William Bernstein is one of the most respected financial minds of our time. His book, The Intelligent Asset Allocator, should be read by every investor. In an insightful commentary entitled What the Investment Industry Doesn’t Want You to Know, Bernstein observes that investors “can only positively impact one aspect of investment performance — your allocation of assets among broad asset classes.” Stock picking, mutual-fund picking and market timing are “irrelevant.”
Keep this advice in mind, since it is the primary reason why your 401(k) is probably a “clunker.” Here’s a checklist of others:
1. High costs: Low costs correlate directly to higher returns. The total cost of your plan should not exceed 1.50%. By “total cost,” I mean the expense ratio of mutual funds in the plan, record keeping, custody, administration fees and advisory fees.
2. No investment advice: Advisers to 401(k) plans are well compensated, yet most limit communications with plan participants to “education.” Your adviser should give investment advice. Most advisers won’t because of the potential liability. If the investment options in the plan were in the best interests of plan participants, they wouldn’t have this concern.
3. Revenue-sharing and hidden mark-ups: Brokers and insurance companies typically extract payments from mutual funds that want to be included as investment options. How objective can their advice be if they are receiving these payments? They also mark-up management fees charged by mutual funds. I reviewed a plan that included a Vanguard Target Retirement Fund, which Morningstar reported had an expense ratio of 0.18%. The plan was charged 0.93% for this fund. This difference comes out of your returns.
4. The plan adviser is not a “real” fiduciary: Brokers and insurance companies misuse the term “fiduciary” in describing their obligation to the plan and plan participants. The only real fiduciary is a 3(38) ERISA fiduciary. This kind of fiduciary accepts 100% of the liability for the selection and monitoring of investment options in the plan. I have never seen a 401(k) plan where a broker or insurance company agreed in writing to be a 3(38) ERISA fiduciary. Any other designation of “fiduciary” is meaningless.
5. Retail share classes are in the plan when institutional classes are available: I recently reviewed a plan that had thirteen mutual funds as investment options. All of them were retail shares. Every one of these funds had institutional shares available. What’s the difference between the two share classes? The retail shares have higher management fees. Otherwise, they are exactly the same. The only reason to include retail shares when less expensive institutional shares are available is to increase fees and lower returns. This practice is indefensible.
6. The money market fund has high fees: In many plans, the money market fund is the default where assets are placed if the plan participant does not make another choice. The management fees charged by money market funds can really impact your returns. If the money market fund in your plan has an expense ratio higher than 0.25%, it should not be in the plan.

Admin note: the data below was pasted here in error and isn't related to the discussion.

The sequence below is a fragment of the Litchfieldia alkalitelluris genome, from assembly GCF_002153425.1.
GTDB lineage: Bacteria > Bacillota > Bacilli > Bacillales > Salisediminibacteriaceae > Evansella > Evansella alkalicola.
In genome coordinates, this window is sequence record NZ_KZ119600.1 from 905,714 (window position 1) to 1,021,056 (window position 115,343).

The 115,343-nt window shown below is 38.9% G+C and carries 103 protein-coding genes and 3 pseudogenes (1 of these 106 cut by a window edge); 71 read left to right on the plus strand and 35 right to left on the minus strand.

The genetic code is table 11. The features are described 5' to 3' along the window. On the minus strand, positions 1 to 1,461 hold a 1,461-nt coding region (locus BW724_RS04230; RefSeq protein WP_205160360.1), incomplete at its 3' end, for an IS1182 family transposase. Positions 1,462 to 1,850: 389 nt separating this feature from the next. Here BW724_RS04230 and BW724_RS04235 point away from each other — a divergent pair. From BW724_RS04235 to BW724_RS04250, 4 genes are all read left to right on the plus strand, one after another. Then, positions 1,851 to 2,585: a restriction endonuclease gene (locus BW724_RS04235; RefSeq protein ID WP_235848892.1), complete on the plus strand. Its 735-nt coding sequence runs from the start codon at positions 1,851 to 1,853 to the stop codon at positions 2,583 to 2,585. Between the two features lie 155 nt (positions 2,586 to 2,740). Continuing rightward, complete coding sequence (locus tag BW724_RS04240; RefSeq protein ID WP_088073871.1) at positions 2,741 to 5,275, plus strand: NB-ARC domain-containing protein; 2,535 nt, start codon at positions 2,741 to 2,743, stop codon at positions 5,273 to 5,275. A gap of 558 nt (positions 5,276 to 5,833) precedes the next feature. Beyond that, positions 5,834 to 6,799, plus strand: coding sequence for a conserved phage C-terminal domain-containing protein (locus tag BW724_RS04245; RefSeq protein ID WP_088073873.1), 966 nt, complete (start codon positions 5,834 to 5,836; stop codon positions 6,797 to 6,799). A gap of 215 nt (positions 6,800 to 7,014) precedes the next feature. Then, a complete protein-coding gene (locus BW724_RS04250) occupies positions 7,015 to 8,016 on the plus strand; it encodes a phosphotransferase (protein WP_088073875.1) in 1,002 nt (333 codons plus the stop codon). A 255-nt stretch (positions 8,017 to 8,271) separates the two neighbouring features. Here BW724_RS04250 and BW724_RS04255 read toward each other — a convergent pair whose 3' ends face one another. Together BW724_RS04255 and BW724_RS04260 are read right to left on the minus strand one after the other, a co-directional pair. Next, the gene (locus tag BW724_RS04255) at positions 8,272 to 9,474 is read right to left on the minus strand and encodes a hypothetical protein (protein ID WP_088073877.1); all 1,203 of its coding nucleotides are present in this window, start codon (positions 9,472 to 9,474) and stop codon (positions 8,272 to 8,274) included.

7. The mutual funds in the plan have high fees: Brokers typically populate fund options with high-cost, actively managed funds (where the fund manager attempts to beat a given benchmark). The fees charged by these funds range from 1.5% to 2% (or more). A blend of comparable index funds has fees under 0.50%. The difference comes right out of your returns.
8. Mutual funds in the plan underperform their benchmark: Most actively managed mutual funds underperform their benchmark index. I looked at a plan where over 70% of the funds failed to equal their benchmark. Why are those funds in the plan when low-cost index funds will equal their benchmark 100% of the time (less low expenses)?
9. Funds drop in and out of the plan: A charade takes place at most companies with 401(k) plans. The investment committee meets periodically with brokers advising the plan to decide which funds will be dropped and which ones will take their place. This makes everyone feel they’re doing something useful, but it’s a useless activity. Past performance is not an indication of future performance. Poor-performing funds may or may not outperform in the future. Stellar-performing funds typically underperform in the following five years. It also ignores a key issue: If the broker really had the expertise to pick superior funds, why is this exercise necessary at all?
10. Many investment options: Many fund options confuse plan participants. Few participants know how to put together a risk-adjusted portfolio in an asset allocation suitable for them. Instead of offering a boatload of funds, your plan should have a limited number of pre-allocated, globally diversified portfolios of stock and bond index funds, ranging from conservative to high risk. Plan participants should fill out a simple asset-allocation questionnaire to determine their risk level. They should then select the portfolio suitable for them. If all 401(k) plans followed this practice, returns would increase significantly.